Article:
OAK RIDGE, Tenn (WATE) — An Oak Ridge National Laboratory team is looking for paid volunteers to be part of a face and whole-body identification study that supports new developments in public safety missions, such as counterterrorism and border security.

Ads recruiting volunteers for September appointments are running on social media platforms with a link to a sign-up page on the BRIAR website.

BRIAR, an acronym for Biometric Recognition and Identification at Altitude and Range, is a program that began in November 2021 with the goal of “developing software algorithm-based systems capable of performing whole-body biometric identification at long range, and from elevated platforms,” while under challenging conditions, according to information on the Intelligence Advanced Research Projects Activity (IARPA) website.

An example given is identifying or recognizing individuals from watch towers or unmanned aerial vehicles using information gleaned through whole-body “biometric signatures” such as a person’s manner of walking or their body shape as well as with other biometric information.

Volunteers will be paid with gift cards worth up to $150. In addition to the general public, ORNL employees are eligible to participate on their own time.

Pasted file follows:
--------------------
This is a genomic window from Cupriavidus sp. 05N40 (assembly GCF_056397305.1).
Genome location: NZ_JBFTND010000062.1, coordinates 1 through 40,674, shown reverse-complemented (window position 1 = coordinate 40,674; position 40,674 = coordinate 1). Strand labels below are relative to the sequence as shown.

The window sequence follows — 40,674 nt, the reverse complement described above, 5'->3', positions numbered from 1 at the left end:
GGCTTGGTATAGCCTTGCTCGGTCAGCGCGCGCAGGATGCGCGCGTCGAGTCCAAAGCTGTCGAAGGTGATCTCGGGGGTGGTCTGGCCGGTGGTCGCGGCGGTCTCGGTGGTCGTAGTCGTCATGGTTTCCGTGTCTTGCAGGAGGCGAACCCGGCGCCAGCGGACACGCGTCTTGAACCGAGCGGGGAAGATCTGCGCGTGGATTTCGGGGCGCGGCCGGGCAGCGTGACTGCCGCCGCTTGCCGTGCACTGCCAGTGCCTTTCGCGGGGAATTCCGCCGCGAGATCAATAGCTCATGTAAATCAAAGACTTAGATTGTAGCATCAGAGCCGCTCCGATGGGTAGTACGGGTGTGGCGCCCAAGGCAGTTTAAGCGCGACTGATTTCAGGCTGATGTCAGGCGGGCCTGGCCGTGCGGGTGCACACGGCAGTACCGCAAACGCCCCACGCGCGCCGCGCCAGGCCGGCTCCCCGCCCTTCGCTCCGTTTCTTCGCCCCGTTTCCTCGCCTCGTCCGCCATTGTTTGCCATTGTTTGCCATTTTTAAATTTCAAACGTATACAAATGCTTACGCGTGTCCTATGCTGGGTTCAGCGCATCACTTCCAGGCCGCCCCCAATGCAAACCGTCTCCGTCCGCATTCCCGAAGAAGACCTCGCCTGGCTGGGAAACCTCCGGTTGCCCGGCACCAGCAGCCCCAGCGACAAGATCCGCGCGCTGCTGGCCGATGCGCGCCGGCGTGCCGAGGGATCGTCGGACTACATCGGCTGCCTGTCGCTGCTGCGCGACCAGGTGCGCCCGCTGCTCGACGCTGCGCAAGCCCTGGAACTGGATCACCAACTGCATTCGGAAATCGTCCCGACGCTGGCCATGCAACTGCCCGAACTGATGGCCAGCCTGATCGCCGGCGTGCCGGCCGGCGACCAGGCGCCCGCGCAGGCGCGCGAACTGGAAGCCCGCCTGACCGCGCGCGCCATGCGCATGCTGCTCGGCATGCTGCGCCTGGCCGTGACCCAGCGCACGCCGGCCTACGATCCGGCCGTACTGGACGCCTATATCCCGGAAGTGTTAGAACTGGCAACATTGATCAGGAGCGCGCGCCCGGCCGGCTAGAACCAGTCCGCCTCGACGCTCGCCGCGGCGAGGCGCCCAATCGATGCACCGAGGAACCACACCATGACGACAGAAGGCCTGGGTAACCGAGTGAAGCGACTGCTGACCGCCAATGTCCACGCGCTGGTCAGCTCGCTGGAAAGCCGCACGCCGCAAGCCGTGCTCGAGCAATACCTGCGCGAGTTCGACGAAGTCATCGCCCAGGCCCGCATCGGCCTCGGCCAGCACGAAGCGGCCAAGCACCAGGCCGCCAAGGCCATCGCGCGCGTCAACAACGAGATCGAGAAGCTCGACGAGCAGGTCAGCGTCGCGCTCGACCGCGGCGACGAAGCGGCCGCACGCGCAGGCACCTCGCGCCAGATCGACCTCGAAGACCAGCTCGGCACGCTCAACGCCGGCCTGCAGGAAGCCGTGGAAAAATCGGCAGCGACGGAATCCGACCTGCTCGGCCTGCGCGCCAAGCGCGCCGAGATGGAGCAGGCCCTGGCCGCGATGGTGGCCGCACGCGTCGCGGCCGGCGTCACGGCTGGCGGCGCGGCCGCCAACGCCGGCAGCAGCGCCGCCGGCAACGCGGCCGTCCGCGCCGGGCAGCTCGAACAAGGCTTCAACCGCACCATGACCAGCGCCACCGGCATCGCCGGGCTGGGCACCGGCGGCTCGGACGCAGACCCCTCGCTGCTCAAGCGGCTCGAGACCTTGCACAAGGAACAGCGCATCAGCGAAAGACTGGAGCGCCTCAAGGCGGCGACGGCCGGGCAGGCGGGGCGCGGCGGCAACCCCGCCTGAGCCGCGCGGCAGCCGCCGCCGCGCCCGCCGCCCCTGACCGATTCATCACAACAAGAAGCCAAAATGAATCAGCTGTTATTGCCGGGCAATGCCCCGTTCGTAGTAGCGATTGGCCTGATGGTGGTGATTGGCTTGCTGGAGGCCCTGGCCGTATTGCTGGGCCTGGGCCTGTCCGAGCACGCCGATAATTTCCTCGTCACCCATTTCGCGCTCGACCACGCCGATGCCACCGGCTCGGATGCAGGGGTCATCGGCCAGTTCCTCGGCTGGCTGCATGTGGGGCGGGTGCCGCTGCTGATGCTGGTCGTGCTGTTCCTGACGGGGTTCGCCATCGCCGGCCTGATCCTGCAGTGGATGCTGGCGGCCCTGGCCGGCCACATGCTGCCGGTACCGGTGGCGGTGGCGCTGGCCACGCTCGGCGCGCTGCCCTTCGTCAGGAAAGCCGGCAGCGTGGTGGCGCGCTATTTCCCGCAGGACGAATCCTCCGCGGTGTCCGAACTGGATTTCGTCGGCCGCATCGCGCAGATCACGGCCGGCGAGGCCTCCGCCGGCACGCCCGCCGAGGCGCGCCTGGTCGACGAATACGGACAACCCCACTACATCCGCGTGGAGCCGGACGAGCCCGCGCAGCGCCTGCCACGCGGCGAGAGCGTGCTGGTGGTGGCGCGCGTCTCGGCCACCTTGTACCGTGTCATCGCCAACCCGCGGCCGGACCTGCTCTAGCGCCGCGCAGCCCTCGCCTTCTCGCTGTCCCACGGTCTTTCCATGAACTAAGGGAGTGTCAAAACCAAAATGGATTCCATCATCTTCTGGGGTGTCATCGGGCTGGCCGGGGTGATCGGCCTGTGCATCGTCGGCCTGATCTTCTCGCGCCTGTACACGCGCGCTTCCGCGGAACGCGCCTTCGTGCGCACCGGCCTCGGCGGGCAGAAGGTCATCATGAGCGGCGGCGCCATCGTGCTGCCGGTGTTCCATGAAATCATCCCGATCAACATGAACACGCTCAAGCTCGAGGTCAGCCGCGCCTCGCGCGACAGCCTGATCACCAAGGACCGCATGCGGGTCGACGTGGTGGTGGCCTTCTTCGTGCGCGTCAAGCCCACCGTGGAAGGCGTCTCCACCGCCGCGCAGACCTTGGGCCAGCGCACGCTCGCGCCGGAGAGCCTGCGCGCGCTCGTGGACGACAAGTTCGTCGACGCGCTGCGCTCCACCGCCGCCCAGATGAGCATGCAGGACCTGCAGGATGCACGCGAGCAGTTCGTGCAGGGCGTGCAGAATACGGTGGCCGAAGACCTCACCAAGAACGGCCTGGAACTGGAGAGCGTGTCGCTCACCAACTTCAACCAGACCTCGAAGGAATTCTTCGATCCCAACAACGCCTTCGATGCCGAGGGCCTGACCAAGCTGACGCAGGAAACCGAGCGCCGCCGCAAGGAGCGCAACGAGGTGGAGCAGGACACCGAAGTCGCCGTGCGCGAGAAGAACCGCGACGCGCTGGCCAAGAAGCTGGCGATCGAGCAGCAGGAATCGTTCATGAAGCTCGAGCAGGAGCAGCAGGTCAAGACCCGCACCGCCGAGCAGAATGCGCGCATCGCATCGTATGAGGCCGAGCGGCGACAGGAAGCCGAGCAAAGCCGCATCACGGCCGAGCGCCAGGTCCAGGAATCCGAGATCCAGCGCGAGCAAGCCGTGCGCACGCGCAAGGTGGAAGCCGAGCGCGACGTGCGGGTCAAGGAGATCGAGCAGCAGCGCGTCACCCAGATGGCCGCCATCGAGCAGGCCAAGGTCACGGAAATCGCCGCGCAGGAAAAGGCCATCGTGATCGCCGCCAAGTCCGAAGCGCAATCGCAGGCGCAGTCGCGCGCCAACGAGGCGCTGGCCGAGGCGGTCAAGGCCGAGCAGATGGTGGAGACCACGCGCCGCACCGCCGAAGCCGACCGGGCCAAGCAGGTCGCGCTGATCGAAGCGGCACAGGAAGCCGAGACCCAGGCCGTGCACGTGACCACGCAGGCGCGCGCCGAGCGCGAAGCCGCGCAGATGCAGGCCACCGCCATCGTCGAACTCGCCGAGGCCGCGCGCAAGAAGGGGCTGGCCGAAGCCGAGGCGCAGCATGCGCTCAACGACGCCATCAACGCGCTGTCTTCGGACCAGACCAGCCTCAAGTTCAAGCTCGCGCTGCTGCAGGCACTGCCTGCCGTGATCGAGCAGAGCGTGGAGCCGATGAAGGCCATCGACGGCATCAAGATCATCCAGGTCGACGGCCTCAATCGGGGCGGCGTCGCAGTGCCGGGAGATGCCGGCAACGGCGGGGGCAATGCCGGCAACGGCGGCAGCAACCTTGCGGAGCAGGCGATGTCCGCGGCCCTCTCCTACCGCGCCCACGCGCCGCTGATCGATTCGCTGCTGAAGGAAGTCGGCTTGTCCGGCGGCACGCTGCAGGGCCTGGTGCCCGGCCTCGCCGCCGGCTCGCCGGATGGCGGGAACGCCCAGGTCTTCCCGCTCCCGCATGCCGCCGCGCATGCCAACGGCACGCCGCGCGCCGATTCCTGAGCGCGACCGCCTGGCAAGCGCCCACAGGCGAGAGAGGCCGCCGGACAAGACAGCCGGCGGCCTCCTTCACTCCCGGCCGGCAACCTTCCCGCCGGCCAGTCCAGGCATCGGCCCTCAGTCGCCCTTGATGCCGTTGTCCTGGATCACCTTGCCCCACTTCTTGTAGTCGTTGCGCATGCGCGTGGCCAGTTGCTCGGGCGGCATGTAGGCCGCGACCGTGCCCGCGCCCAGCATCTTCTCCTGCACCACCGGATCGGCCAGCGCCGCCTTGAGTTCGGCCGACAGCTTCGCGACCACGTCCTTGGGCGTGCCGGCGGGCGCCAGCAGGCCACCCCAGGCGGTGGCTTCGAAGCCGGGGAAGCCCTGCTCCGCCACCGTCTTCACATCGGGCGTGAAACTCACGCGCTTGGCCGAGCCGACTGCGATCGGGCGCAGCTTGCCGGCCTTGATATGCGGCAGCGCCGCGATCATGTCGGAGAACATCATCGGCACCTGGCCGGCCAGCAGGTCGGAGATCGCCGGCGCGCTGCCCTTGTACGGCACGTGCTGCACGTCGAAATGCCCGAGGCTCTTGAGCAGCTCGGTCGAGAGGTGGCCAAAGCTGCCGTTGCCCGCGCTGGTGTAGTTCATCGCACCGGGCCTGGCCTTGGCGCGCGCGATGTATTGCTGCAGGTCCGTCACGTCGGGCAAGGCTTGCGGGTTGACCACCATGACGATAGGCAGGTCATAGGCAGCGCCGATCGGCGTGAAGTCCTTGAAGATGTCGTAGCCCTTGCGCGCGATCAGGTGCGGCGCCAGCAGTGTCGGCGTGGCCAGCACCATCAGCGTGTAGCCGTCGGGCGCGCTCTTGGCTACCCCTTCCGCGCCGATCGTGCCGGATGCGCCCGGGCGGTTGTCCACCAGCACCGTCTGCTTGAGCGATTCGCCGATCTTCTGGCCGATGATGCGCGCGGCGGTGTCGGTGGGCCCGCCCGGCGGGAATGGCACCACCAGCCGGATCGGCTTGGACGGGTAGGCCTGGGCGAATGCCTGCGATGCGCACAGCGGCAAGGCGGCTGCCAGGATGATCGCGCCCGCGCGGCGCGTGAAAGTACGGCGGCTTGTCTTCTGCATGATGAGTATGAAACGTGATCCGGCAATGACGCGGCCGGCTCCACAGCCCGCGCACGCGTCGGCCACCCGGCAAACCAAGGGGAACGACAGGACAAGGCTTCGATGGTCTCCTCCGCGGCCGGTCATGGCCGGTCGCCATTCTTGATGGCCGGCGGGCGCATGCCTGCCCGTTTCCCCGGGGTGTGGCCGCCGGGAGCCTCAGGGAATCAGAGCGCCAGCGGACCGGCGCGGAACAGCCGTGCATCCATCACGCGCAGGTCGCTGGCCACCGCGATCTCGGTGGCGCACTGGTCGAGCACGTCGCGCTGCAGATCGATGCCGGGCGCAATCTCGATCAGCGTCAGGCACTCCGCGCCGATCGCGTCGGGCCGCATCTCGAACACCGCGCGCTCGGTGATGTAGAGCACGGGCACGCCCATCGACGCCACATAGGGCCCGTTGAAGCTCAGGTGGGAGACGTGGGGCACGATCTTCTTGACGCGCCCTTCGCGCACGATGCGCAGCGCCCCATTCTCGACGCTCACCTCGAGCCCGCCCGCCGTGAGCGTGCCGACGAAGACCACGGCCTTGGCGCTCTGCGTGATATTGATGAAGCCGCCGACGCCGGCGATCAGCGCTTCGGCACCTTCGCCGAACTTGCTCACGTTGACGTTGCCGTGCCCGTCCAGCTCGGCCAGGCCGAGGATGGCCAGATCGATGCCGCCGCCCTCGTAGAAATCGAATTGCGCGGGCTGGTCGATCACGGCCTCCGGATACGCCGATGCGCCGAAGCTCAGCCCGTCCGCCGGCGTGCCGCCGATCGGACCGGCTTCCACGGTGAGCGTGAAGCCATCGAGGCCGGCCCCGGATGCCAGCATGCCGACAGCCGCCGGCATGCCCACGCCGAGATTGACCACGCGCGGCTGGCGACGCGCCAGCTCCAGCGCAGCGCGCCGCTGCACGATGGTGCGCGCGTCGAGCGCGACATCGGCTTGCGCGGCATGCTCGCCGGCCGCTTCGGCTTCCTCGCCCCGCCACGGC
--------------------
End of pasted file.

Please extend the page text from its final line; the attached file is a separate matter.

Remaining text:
Participation requires having photographs and videos taken by several camera systems while performing common, everyday activities such as standing or walking. The images collected will be used in testing the BRIAR program.

“National security technologies must accurately and reliably operate under conditions that are extremely difficult for existing biometric technologies to succeed in,” said program manager Dr. Lars Ericson. “I am confident that our excellent team of research organizations, scientists, and engineers will push the research forward and build technologies that are significantly ahead of the current state-of-the-art.”

Testing will take up to 4 hours. Once registered, a map will be provided to an arrival point, where transportation will be provided to the testing location, according to information provided.

A video shared on YouTube by the Office of the Director of National Security demonstrates the atmospheric issues researchers are working to overcome and what they hope to accomplish with the research.

In March, an IARPA press release notes BRIAR research contracts were awarded to 7 teams at Michigan State University, The University of Houston, The University of Southern California, and others. Oak Ridge National Laboratory is one testing and evaluation partner listed for the BRIAR program.

Researchers also hope BRIAR results help to develop a better system for reidentification — known as ReID — for tracking the same person across a camera network. The use of this type of system is primarily by public safety needs, according to the video.

Research outcomes are intended to support the protection of critical infrastructure and transportation facilities, as well as military force protection.